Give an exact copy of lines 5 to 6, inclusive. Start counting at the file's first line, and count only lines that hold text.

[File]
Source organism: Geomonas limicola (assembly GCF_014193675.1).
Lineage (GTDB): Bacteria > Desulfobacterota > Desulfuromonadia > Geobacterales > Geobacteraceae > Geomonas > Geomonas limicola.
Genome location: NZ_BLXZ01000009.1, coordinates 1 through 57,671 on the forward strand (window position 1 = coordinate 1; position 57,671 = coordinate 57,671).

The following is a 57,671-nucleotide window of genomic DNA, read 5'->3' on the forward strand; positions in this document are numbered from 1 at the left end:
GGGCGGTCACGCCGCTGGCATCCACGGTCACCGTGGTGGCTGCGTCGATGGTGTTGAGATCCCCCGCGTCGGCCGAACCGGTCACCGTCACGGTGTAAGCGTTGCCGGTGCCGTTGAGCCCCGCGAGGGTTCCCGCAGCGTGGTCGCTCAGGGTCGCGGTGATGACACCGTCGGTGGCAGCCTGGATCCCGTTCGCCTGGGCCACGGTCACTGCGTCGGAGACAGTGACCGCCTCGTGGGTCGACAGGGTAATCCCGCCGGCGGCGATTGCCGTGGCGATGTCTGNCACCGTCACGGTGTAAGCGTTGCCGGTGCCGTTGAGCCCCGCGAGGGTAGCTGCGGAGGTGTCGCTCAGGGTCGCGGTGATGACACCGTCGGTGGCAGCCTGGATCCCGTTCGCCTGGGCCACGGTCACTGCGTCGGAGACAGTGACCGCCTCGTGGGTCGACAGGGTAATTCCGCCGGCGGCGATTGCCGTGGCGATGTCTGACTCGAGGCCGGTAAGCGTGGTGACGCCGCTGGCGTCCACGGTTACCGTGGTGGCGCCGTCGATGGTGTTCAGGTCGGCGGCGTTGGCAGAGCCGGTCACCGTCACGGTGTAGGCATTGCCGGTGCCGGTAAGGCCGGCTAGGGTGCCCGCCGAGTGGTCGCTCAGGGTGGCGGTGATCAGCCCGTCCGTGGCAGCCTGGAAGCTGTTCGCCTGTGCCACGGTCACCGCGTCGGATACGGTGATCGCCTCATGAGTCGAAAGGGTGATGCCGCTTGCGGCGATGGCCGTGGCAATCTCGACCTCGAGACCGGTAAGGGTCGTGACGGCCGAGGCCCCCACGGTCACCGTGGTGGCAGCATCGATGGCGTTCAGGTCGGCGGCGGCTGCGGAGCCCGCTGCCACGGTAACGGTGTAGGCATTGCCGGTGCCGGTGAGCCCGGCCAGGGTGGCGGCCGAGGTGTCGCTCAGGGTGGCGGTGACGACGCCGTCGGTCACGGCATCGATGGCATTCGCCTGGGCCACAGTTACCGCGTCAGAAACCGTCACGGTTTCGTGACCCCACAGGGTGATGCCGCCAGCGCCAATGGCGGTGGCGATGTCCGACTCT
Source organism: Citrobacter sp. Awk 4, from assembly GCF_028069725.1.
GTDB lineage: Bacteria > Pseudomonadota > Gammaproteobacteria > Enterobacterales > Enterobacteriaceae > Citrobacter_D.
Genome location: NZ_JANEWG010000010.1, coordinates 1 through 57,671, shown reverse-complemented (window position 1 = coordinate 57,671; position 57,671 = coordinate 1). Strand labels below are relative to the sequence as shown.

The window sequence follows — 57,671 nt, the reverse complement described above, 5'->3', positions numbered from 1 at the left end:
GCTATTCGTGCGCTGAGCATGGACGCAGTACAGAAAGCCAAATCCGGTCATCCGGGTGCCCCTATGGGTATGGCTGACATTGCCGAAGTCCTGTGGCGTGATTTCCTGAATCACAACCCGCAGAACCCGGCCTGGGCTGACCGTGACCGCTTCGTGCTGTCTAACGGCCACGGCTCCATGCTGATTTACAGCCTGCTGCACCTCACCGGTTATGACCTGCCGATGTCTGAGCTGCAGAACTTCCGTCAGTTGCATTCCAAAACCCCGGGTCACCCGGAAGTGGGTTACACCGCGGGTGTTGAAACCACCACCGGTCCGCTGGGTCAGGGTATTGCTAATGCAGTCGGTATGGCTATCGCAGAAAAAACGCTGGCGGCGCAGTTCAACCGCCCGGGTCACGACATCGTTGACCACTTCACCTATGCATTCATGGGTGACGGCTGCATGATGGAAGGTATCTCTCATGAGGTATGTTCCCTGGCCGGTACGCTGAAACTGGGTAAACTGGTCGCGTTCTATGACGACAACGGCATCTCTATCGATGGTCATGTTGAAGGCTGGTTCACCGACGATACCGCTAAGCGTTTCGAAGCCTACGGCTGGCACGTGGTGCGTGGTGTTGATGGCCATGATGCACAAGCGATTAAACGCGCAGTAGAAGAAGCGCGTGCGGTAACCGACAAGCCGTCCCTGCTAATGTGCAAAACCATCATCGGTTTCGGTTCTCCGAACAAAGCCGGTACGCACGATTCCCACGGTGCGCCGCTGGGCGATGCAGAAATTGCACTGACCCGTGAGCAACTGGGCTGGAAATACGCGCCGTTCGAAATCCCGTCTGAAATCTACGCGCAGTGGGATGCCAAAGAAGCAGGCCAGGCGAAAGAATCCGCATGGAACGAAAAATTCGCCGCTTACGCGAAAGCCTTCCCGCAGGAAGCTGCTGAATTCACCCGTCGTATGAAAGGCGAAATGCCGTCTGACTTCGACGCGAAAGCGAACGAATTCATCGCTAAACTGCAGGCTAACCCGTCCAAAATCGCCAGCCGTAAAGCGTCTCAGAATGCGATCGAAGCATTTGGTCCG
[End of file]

GGGCGGTCACGCCGCTGGCATCCACGGTCACCGTGGTGGCTGCGTCGATGGTGTTGAGATCCCCCGCGTCGGCCGAACCGGTCACCGTCACGGTGTAAGCGTTGCCGGTGCCGTTGAGCCCCGCGAGGGTTCCCGCAGCGTGGTCGCTCAGGGTCGCGGTGATGACACCGTCGGTGGCAGCCTGGATCCCGTTCGCCTGGGCCACGGTCACTGCGTCGGAGACAGTGACCGCCTCGTGGGTCGACAGGGTAATCCCGCCGGCGGCGATTGCCGTGGCGATGTCTGNCACCGTCACGGTGTAAGCGTTGCCGGTGCCGTTGAGCCCCGCGAGGGTAGCTGCGGAGGTGTCGCTCAGGGTCGCGGTGATGACACCGTCGGTGGCAGCCTGGATCCCGTTCGCCTGGGCCACGGTCACTGCGTCGGAGACAGTGACCGCCTCGTGGGTCGACAGGGTAATTCCGCCGGCGGCGATTGCCGTGGCGATGTCTGACTCGAGGCCGGTAAGCGTGGTGACGCCGCTGGCGTCCACGGTTACCGTGGTGGCGCCGTCGATGGTGTTCAGGTCGGCGGCGTTGGCAGAGCCGGTCACCGTCACGGTGTAGGCATTGCCGGTGCCGGTAAGGCCGGCTAGGGTGCCCGCCGAGTGGTCGCTCAGGGTGGCGGTGATCAGCCCGTCCGTGGCAGCCTGGAAGCTGTTCGCCTGTGCCACGGTCACCGCGTCGGATACGGTGATCGCCTCATGAGTCGAAAGGGTGATGCCGCTTGCGGCGATGGCCGTGGCAATCTCGACCTCGAGACCGGTAAGGGTCGTGACGGCCGAGGCCCCCACGGTCACCGTGGTGGCAGCATCGATGGCGTTCAGGTCGGCGGCGGCTGCGGAGCCCGCTGCCACGGTAACGGTGTAGGCATTGCCGGTGCCGGTGAGCCCGGCCAGGGTGGCGGCCGAGGTGTCGCTCAGGGTGGCGGTGACGACGCCGTCGGTCACGGCATCGATGGCATTCGCCTGGGCCACAGTTACCGCGTCAGAAACCGTCACGGTTTCGTGACCCCACAGGGTGATGCCGCCAGCGCCAATGGCGGTGGCGATGTCCGACTCT
Source organism: Citrobacter sp. Awk 4, from assembly GCF_028069725.1.